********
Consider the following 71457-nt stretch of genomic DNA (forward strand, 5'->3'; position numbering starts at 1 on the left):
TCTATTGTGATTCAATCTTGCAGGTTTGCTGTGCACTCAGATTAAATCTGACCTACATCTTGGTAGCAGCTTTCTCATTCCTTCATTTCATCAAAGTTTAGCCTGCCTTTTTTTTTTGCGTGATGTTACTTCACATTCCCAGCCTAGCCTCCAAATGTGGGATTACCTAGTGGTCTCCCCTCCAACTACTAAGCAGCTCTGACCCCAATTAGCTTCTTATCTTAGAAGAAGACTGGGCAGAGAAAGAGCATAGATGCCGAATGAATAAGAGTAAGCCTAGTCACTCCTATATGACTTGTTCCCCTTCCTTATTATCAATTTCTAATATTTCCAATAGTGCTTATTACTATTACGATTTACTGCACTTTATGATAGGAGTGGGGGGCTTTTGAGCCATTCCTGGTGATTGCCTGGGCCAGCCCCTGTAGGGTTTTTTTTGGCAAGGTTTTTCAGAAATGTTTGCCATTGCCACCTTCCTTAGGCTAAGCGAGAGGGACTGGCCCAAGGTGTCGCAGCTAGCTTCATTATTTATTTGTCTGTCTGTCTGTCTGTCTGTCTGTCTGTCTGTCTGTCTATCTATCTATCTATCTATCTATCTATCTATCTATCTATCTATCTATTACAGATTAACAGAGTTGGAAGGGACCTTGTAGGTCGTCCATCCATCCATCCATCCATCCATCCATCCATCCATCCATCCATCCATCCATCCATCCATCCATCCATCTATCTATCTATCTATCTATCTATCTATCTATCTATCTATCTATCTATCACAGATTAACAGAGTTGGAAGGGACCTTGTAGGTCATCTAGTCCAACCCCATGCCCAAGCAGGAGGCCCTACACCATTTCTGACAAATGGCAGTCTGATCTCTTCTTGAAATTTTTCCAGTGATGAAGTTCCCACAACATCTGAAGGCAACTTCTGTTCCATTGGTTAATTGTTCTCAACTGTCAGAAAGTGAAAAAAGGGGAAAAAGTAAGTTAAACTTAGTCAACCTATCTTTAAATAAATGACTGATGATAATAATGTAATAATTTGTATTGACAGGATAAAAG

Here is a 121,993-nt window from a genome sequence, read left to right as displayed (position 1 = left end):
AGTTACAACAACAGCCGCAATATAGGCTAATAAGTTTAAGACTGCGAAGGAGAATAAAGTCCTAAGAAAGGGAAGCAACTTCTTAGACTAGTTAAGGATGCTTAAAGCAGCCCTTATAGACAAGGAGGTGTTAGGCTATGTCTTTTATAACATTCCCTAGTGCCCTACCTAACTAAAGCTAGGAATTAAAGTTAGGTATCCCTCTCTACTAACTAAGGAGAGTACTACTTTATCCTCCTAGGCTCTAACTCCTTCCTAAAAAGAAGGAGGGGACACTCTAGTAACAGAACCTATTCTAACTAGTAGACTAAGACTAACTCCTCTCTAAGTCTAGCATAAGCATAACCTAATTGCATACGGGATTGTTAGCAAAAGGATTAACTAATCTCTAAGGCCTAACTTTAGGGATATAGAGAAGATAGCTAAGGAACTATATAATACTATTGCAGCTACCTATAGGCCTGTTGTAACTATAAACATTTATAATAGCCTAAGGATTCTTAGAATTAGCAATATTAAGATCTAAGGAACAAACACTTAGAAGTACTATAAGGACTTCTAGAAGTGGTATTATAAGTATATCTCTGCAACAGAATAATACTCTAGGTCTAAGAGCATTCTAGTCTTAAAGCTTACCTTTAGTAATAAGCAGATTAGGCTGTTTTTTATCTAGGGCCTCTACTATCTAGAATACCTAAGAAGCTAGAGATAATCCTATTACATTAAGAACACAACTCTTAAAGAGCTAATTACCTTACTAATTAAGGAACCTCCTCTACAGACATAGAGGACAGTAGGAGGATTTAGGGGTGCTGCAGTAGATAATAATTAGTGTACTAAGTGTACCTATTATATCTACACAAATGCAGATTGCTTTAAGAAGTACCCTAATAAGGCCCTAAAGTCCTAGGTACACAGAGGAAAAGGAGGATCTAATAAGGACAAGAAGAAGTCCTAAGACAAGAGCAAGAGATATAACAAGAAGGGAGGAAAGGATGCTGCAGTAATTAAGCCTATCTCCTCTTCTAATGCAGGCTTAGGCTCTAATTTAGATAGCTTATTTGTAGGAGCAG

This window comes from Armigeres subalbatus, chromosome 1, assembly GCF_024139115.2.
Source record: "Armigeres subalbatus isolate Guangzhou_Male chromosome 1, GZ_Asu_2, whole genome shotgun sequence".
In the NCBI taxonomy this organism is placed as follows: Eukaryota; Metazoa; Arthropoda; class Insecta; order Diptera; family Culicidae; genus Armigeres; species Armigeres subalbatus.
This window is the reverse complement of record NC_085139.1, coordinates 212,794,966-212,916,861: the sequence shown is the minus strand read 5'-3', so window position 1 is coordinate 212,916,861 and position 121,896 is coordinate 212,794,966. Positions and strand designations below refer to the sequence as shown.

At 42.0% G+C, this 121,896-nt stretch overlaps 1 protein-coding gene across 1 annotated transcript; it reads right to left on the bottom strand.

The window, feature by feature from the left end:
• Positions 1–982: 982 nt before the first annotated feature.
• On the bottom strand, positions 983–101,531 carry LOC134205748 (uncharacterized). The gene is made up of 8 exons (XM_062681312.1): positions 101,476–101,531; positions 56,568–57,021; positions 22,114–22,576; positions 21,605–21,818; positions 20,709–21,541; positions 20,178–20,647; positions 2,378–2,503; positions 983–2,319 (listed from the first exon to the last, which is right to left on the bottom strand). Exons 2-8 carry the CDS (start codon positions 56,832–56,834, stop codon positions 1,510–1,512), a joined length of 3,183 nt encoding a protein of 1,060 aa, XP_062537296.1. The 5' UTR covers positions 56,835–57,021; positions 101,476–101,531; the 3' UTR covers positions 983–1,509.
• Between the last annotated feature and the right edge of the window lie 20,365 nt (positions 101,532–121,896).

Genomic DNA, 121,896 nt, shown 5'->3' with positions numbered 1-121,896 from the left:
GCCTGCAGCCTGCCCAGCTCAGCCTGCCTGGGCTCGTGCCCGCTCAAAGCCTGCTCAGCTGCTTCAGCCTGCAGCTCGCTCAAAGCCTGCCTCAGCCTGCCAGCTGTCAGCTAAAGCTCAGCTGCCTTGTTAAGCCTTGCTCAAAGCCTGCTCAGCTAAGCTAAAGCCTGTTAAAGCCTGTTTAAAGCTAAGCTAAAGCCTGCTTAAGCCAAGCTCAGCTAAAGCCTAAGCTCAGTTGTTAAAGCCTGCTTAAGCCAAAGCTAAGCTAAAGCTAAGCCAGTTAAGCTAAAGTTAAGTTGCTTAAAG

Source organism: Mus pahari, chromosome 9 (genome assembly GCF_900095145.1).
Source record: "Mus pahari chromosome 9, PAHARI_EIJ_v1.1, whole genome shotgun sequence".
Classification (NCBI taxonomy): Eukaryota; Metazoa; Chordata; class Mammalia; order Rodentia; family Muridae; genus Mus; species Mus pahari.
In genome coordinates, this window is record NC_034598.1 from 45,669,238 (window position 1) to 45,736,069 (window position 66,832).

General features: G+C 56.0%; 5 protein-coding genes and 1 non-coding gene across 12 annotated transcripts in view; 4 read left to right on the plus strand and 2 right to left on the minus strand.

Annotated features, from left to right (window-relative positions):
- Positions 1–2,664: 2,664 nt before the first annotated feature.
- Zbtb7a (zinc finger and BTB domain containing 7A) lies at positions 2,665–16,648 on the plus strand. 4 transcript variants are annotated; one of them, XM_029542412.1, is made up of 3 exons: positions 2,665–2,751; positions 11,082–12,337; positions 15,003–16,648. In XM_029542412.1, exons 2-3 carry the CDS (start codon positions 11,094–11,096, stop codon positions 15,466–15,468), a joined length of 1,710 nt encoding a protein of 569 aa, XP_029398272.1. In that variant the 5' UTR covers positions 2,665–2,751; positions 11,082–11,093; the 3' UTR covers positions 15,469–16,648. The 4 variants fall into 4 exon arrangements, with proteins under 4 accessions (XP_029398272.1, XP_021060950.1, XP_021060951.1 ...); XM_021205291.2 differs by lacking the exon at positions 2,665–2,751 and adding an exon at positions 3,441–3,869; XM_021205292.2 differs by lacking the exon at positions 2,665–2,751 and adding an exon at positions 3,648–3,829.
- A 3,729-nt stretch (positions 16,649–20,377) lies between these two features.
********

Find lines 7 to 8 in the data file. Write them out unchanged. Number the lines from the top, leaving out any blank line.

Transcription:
In the NCBI taxonomy this organism is placed as follows: Eukaryota; Metazoa; Arthropoda; class Insecta; order Diptera; family Culicidae; genus Armigeres; species Armigeres subalbatus.
This window is the reverse complement of record NC_085139.1, coordinates 212,794,966-212,916,861: the sequence shown is the minus strand read 5'-3', so window position 1 is coordinate 212,916,861 and position 121,896 is coordinate 212,794,966. Positions and strand designations below refer to the sequence as shown.